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Ramirez: National Academy of Sports should target marginalized athletes

Philippine Sports Commission (PSC) chairman Butch Ramirez wants the newly-established National Academy of Sports to focus on getting potential athletes with humble beginnings who may not afford proper schooling, let alone support a sports calling.

"The heart and soul of the National Academy of Sports is to identify natural-born Filipinos all over the country, and they will avail of full scholarship. Parang boarding school ito," Ramirez said Wednesday on Sports Page.

"We will include indigenous children, the marginalized so it is not about going to UP, Ateneo and La Salle," the PSC chairman added.

The NAS was formally established on June 9, 2020, when President Rodrigo Duterte signed into law Republic Act No. 11470. It will serve as a government-run sports institution where budding young athletes will be trained to be future national athletes.

Having a full scholarship while maximizing the world-class facilities in the recently built New Clark City sounds like a dream for the two-time Southeast Asian Games gold medalist Pauline Lopez.

"Imagine a young girl from the province who has no idea how they're going to reach their goals and their dreams and there's this amazing program that enables all these athletes, these aspiring athletes who don't even know that they have this potential that they can release," Lopez shared. "I can't wait for the young people coming up to experience this amazing opportunity and as an older athlete compared to the young ones, this is just like the start for them and I'm really glad that our government is doing something for us athletes."

Ramirez said he was inspired with how the sports academies were run in various countries such as China, Australia, United States, United Kingdom, Malaysia, and Thailand.

"I would recommend the composition of the core of this institute should visit these and learn," he said.

"I would send my Filipino coaches to other countries to learn the ingredients of coaching rather than having a foreign coach," he said, "The Filipino coach will think and act like his culture is Filipino. And the best teacher is somebody who understands that the Filipino student-athlete."

However, Ramirez said he would still be open to having foreign coaches, should the event require him to.

While some parents might be hesitant in sending their children to the National Sports Academy, Ramirez said they would also push to create regional training centers in Northern and Southern Luzon, Visayas, and Mindanao to further reach out to kids who could be Olympians in the future.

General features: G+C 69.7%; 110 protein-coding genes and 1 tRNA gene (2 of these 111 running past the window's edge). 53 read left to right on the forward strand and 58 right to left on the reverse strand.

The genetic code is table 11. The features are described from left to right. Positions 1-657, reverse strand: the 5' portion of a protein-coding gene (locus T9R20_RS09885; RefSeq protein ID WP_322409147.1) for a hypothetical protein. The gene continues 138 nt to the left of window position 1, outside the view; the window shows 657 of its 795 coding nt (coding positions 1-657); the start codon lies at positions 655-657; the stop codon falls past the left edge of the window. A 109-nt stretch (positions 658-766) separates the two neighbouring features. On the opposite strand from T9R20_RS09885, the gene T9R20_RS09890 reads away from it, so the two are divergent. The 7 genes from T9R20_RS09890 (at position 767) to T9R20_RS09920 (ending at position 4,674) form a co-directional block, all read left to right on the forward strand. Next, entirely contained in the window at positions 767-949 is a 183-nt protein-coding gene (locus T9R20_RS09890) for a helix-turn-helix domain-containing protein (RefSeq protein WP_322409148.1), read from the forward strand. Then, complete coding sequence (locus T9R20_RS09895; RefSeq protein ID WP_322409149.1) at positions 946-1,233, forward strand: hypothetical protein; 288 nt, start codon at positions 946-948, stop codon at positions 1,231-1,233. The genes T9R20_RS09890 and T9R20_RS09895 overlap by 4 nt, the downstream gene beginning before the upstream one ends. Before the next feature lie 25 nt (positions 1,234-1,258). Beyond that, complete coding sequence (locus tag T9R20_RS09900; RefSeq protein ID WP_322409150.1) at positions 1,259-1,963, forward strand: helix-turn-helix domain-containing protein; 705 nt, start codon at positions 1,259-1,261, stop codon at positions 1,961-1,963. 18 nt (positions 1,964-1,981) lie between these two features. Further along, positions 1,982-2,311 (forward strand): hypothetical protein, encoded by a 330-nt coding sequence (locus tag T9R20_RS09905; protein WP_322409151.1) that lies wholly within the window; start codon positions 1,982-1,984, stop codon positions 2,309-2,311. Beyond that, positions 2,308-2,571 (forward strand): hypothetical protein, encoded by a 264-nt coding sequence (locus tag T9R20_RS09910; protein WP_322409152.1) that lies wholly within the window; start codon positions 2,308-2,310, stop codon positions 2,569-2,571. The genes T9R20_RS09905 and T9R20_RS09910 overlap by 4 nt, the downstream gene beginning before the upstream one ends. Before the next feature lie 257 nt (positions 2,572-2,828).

Lopez, who was a student-athlete herself in Ateneo, said having sports training and academic education in one place is a great opportunity to have.

"It's like a big bubble in one and you have everything," she gushed.

While the 23-year-old taekwondo jin may not be able to enroll in the National Academy of Sports, Lopez said that as an athlete, she could still do a lot to help.

"One: we have to be informed on how everything is happening. Two: educate, and three: inspire. How well is this academy for inspiring athletes or the youth? If you're informed, you have the baseline of all the facts and how things can be run. Then you educate yourself and then you're inspired. So as athletes right now, I think that's our goal," Lopez said, even agreeing to the possibility of being a coach in the academy in the future.

Ramirez was inspired by the idea.

"When Pauline mentioned about the desire to be inspiring the athletes, I thought of many things to bring in the athletes who have participated in the Olympics, and who have succeeded," he said.

Lopez added that while a lot would be done for the student-athletes, it would still take a lot of sacrifice to succeed.

"I didn't even have a normal childhood. I really was just training camp after training camp. I didn't really attend my prom," she shared.

"I think it's the mindset of the athlete. Listen, you have great potential, let's work on this together. If they know this, it's not just a self-sacrifice, I think it's a sacrifice of the whole family. If someone's gonna go to school, and really spend their time there to study sports, everything. It's not just your sacrifice, it's the sacrifice of your family for the dream. It's gonna be hard but I think all of that sacrifice is worth it," Lopez said.

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